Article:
What constitutes a full year of service time has to change in these economic discussions, and change by enough that teams can get away with punting a few weeks to start the season. Even 150 days would change the equation, but it would be better to focus on an even lower number—at 125 or 100, say—while retaining the cap on days earned so that no player winds up earning nearly two service years over the course of one season. Teams won’t like this, but again, if free agency is going to be a dead end players will need to get paid somewhere. So let’s get those service clocks moving.
Involving the BBWAA and awards voting and honors takes things out of the hands of MLB and its teams, leaving a third party to blame when things don’t work out the way they’re expected to. And I’m not fully convinced it’ll curb service time manipulation, either, between all the service time and roster manipulation that can go into trying to keep these players from putting up the numbers that would earn them honors. MLB probably wouldn’t have gone for the plan to cut how many days of service equal a year, but that doesn’t mean it was the wrong play. Especially since there was wiggle room available both in how many days would inevitably equal a year, plus the option to grandfather in players who are already in the majors, or are already arb-eligible or whatever you want to do in that regard. And I think it would have served well for the next round of CBA bargaining, for 2027 and beyond, since, as said, teams would have had to be much clearer about their priorities in order to work under this kind of system.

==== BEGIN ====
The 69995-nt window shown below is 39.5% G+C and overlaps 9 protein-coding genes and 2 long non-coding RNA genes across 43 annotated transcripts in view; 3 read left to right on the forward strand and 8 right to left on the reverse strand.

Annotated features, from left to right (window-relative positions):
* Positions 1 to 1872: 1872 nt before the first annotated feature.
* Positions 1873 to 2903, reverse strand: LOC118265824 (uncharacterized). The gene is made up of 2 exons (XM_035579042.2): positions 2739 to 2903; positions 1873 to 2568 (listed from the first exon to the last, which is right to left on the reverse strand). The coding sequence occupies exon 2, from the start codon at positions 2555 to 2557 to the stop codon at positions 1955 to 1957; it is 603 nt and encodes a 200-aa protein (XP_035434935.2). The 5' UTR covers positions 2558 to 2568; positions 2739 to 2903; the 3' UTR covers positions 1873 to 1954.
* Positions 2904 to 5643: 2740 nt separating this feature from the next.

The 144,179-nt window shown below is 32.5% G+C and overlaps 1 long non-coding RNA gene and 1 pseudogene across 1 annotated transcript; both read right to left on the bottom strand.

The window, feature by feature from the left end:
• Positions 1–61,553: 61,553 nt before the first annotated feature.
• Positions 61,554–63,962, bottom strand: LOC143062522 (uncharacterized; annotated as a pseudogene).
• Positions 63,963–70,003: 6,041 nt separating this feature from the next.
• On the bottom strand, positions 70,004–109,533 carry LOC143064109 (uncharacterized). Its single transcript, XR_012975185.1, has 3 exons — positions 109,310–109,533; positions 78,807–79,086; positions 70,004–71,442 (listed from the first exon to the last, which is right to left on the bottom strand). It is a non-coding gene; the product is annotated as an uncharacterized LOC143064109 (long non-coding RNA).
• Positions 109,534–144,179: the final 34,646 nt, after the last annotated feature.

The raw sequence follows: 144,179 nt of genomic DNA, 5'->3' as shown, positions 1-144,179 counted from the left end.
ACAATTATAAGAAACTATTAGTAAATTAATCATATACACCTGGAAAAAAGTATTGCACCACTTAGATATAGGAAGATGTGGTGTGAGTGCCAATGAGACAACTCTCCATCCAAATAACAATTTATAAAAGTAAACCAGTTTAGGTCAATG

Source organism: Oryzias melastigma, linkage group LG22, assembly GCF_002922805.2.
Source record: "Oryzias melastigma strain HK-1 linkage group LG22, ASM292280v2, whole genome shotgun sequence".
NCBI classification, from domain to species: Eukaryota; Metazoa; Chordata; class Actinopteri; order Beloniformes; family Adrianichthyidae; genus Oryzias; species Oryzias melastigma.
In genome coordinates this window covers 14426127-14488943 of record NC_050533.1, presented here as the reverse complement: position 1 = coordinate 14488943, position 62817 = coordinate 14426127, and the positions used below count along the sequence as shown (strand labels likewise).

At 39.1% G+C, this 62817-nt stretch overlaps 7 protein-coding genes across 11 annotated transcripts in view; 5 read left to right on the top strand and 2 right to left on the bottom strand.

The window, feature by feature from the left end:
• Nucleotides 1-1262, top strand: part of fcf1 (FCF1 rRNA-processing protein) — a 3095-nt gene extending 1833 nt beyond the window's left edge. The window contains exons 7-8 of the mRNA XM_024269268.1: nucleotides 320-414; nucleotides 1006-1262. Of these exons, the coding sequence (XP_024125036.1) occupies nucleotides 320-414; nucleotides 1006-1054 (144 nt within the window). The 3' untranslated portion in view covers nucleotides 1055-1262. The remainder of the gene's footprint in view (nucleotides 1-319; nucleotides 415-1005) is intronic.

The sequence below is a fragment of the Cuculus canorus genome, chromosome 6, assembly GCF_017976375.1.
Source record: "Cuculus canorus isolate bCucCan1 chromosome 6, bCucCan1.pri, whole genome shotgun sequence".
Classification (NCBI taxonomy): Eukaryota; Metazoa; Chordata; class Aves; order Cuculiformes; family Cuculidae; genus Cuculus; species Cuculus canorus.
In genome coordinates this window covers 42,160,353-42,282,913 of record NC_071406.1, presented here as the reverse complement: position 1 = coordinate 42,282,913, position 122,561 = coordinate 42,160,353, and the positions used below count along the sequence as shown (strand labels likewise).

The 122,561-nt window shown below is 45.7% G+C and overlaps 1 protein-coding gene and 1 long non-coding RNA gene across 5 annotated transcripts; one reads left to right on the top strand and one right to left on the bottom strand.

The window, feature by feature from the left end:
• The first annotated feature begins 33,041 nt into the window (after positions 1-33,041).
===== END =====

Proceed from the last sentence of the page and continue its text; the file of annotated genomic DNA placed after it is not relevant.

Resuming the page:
Anyway, it’s clear that there’s a lot more work to be done, not just to agree but to even shape these policies into something workable. On Tuesday, Baseball Prospectus published my look at potential pitfalls in the top 30 pre-arb bonus pool proposal. You need a subscription to BP to read the whole thing, but I can give you a general idea here.
In short, this could give teams another reason to manipulate service time, so they don’t create any kind of value precedent for their talented young players that would carry over into future negotiations with them. Don’t want a player to be in the top 30 in wins above replacement come the end of the season? Be sure they don’t make it into April games, which was already the plan for far too many of these guys in order to secure an extra year of team control to begin with. Throw in that, without a high enough minimum salary, this looks like it could mostly serve to funnel more money into the hands of players who are going to get paid a lot of it in their careers, anyway, and it becomes pretty clear that the union is in a precarious place as far as achieving their stated goal of spreading the wealth around some more.
Now, as said in the feature itself, none of this is definite: things are still being negotiated, and the union can try to close these loopholes through bargaining before they fully open. That’s the reason to point it out now, though, so that these potential issues are identified before they become realized issues.